Pharmacies are struggling to keep up with demand for hand sanitizer and face masks. A look in at a CVS store in Phoenix on Tuesday showed empty shelves.
“We are working with our suppliers to meet customer demand for hand sanitizers and masks,” a spokesman for the company told The Copper Courier. “This demand may cause temporary shortages for these products at some store locations and we re-supply those stores as quickly as possible.”
Walgreens is also having difficulty keeping products available.
“We have been seeing greater demand for certain products, such as face masks and hand sanitizers, in many of our stores,” a spokeswoman for the pharmacy told The Copper Courier. “We’re continually and closely monitoring the situation, and continue to work with our supplier partners to best meet the needs of our customers.”
Customers are also running into problems when shopping online. Websites for CVS and Walgreens show many of those products out of stock.
The high demand for hygiene items led to Amazon deleting more than 1 million items in its online store last week due to price gouging and false claims about products’ ability to fight the coronavirus, according to Reuters.
The purge came after Wired reported some sellers were inflating the cost of health-related items and their shipping. For example, some face masks were listed for four-to-five times their regular price.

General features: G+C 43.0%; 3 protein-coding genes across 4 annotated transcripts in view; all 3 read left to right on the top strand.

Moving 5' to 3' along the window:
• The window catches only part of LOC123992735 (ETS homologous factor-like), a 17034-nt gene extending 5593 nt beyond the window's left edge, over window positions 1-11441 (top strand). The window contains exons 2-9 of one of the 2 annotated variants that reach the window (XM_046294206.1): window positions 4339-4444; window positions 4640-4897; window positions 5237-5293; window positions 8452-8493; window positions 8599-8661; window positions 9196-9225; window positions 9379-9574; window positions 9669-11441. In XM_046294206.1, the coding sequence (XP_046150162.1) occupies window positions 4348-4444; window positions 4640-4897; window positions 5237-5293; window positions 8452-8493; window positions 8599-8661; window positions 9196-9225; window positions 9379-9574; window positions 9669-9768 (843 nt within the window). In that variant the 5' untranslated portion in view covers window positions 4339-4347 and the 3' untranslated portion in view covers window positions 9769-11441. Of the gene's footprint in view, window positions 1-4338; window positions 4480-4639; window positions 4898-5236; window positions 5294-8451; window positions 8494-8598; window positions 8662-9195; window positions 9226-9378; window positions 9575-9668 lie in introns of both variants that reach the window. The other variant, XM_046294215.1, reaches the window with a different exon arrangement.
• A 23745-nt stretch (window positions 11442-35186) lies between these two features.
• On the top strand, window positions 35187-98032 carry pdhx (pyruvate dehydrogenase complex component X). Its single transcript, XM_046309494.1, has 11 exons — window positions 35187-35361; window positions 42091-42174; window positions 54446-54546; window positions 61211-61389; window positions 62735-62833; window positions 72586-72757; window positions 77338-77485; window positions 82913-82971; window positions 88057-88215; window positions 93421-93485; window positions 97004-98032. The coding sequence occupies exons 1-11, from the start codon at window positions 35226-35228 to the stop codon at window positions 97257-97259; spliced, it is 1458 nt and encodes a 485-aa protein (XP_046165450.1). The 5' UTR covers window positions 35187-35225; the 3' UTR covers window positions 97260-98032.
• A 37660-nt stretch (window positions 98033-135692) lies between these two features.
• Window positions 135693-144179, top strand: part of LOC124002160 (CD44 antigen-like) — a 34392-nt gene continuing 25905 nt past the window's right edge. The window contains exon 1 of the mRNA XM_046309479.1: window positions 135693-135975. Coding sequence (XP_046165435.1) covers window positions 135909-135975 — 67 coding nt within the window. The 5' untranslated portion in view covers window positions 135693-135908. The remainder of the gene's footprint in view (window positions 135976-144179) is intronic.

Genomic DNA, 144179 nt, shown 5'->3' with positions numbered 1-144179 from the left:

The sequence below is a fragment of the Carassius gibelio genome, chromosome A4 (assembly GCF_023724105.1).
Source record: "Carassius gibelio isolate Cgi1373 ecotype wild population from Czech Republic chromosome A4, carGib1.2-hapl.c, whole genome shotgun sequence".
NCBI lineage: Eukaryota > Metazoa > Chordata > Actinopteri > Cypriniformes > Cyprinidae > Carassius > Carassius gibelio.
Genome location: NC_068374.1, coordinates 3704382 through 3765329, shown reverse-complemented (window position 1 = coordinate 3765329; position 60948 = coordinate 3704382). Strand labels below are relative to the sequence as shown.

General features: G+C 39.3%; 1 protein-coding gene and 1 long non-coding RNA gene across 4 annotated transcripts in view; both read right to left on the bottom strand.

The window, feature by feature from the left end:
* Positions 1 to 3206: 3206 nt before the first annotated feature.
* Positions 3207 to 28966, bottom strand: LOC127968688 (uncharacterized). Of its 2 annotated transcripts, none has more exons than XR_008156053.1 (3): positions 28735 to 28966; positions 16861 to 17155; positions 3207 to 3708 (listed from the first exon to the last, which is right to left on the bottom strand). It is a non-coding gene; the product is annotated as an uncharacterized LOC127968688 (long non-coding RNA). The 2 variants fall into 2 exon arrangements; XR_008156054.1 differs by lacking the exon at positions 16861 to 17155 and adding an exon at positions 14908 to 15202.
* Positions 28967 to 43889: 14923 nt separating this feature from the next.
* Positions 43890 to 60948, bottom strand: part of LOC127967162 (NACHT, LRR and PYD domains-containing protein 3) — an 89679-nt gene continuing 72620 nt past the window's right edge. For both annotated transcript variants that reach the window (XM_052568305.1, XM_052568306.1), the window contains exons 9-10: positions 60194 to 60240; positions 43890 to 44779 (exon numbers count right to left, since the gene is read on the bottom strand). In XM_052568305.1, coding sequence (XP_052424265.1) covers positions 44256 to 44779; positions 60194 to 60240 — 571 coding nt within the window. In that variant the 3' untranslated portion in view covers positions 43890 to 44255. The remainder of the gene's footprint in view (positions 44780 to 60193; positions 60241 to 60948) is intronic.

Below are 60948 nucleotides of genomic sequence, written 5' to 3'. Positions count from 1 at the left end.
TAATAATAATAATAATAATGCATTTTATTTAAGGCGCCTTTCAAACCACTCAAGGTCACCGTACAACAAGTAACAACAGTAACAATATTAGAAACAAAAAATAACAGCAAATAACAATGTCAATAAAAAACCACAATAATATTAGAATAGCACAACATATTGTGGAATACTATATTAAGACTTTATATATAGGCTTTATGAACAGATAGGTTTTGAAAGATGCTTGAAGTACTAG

But as of Tuesday, some items were still listed far above normal prices. A pack of four 1,200-milliliter bottles of Purell hand sanitizer refills for automatic dispensers was listed for $348.
A review on the seller’s page complained the company was taking advantage of people. “Outrageously expensive, but needed for a patient waiting room. Delivered quickly & well packaged, but priced Very high due to Coronvirus [sic] scare. But, we had to have the product to protect clients/patients,” the reviewer wrote.
A single eight-ounce bottle of Purell hand sanitizer, which usually sells for $2.99 at retailers like Target, was listed as $30-$40.
Arizona Sees Its Second Case
The Arizona Department of Health Services (ADHS) announced Tuesday that a new round of testing for COVID-19, also known as coronavirus, has resulted in one “presumptive positive” result. This brings the state’s total count of cases to two.